Gartner: Multi-patterning here to stay, EUV lithography still 50:50

By Paul Dempsey |  No Comments  |  Posted: May 22, 2013
Topics/Categories: Design to Silicon, Blog - EDA  |  Tags: , , , ,  | Organizations:

Lithography combined with not double, but triple and quadruple patterning could soon be a fact of life, according to a research note from Gartner Semiconductor & Electronics.

Analyst Dean Freeman says that with each shrink, multi-patterning (Guide) is going to cost the industry a lot. About $500m per future node for each logic fab with 45,000 wafer starts per month. To put that into context, TSMC’s Fab 15 has a target capacity of more than 100,000 wsps.

“The delay of extreme ultraviolet lithography (EUV) will drive significantly higher lithography costs. Alternative technologies have the potential to minimize the higher costs, but they are still several years away,” he writes.

The note goes on to say that EUV “is the closest to implementation, most likely at the 10nm node”. Two other candidates remove the need for double patterning: e-beam lithography and directed self-assembly (DSA) lithography. But they are further behind in terms of maturity and investment.

All three, says Gartner, could reduce lithography costs by 30-40%. But there is another devil in the detail.

Picturing lithography

A diagram in the note shows that Gartner generally remains skeptical about all alternatives, except moves to drive 193nm immersion lithography (193i) to smaller nodes. Intel has already said that it is confident of taking a mixture of multi-patterning and 193i to 10nm.

Semiconductor lithography patterning alternatives (Source: Gartner)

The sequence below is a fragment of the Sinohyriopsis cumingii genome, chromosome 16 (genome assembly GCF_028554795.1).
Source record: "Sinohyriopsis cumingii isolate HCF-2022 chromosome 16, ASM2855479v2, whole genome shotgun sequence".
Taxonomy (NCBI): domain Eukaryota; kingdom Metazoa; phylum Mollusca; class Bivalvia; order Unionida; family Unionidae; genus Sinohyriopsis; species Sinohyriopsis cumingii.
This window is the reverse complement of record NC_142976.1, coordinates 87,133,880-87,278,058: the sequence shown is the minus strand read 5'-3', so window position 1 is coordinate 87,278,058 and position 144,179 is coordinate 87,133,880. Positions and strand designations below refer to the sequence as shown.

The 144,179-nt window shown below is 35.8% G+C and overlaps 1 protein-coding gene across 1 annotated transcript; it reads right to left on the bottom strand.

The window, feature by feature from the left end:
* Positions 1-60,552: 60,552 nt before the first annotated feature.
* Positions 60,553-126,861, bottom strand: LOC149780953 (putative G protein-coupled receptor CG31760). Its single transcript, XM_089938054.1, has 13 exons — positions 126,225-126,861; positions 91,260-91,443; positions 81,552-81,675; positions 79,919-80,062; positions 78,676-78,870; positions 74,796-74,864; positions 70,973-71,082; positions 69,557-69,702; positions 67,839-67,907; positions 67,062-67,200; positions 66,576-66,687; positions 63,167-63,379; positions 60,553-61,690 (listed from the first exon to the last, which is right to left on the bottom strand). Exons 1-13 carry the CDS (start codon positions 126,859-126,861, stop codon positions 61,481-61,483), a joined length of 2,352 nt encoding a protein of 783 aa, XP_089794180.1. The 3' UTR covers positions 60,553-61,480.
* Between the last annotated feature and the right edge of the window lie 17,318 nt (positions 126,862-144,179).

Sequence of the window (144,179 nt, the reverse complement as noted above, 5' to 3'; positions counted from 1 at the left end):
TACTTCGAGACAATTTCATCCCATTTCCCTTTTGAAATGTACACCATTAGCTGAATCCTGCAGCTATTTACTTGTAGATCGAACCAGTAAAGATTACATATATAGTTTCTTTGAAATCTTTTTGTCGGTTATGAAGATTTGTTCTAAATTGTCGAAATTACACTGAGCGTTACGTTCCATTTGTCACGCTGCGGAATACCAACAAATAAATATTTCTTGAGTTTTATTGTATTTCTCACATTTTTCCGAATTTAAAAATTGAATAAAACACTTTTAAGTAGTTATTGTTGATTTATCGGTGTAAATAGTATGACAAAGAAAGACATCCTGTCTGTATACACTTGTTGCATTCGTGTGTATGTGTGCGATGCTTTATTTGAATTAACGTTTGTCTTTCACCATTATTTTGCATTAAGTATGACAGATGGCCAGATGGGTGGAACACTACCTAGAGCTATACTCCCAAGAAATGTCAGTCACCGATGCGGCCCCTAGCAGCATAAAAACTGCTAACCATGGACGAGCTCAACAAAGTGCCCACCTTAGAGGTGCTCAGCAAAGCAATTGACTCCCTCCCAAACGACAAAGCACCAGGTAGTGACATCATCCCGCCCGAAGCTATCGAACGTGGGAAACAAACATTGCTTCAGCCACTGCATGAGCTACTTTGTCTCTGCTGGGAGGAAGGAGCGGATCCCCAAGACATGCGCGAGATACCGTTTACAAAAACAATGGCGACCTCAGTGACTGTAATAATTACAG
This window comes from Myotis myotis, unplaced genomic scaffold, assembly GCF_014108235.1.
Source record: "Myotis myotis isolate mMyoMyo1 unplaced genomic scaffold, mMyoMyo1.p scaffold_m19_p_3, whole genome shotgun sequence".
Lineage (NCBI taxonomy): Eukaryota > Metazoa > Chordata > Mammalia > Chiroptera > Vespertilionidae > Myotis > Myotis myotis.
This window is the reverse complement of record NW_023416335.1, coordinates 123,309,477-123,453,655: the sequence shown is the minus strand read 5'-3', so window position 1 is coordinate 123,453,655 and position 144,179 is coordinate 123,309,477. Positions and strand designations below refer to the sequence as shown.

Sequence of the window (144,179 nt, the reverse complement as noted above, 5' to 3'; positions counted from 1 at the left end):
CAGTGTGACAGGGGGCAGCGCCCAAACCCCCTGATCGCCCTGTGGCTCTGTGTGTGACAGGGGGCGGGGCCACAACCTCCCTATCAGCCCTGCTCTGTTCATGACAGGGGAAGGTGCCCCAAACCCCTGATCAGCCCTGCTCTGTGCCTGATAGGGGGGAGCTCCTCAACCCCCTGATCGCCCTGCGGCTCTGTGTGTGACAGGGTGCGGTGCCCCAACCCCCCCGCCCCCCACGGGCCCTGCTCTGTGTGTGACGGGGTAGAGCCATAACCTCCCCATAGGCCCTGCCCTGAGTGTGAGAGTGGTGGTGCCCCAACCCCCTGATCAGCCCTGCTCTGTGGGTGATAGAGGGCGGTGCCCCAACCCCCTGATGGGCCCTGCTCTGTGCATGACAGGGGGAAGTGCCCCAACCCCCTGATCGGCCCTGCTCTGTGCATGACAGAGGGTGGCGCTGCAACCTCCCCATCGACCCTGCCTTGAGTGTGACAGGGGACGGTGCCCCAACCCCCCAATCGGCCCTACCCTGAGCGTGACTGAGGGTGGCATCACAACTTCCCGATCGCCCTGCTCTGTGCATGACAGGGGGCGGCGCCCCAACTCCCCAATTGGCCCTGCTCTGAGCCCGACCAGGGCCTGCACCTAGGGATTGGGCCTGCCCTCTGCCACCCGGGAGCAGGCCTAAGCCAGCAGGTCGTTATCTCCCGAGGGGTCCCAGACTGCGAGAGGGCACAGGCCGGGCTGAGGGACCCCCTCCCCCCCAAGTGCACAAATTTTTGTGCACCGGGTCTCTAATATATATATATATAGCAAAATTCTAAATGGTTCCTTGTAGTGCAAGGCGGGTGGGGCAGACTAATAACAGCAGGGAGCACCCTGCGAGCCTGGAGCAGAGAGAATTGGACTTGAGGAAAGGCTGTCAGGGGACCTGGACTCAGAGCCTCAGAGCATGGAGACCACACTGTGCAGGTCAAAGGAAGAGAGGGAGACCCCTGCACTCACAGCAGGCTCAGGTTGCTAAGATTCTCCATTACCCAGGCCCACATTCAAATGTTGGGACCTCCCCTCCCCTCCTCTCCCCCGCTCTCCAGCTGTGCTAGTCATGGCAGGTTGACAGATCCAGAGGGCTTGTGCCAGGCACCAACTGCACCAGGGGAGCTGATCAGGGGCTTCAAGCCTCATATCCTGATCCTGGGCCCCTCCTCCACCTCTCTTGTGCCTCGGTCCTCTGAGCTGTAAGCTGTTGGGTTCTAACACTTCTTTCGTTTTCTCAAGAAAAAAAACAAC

Semiconductor lithography patterning alternatives (Source: Gartner)

It is, admittedly, a crude reading but the ‘Likelihood of Success’ column suggests EUV is still a 50:50 play while its rivals are at around one-in-four.

EUV lithography is getting funding. For example, research groups such as imec continue to announce advances toward production-readiness and GlobalFoundries is building a research facility in New York State with EUV as a key focus for it.

But even the technology’s adherents acknowledge an ongoing challenge with source powers. These are edging toward and around 20W, but to use chemically amplified resists that enable the densest patterns, many experts believe the industry will need source powers of 500 to 1000W by 2016. It is a tough ask.

This latest forecast reiterates the need for further research into mitigating the amount and cost of multi-patterning required beyond 20nm, probably until 7nm.

And, regardless of broad commitment to EUV, it continues to position that as semiconductor’s leading mañana technology.

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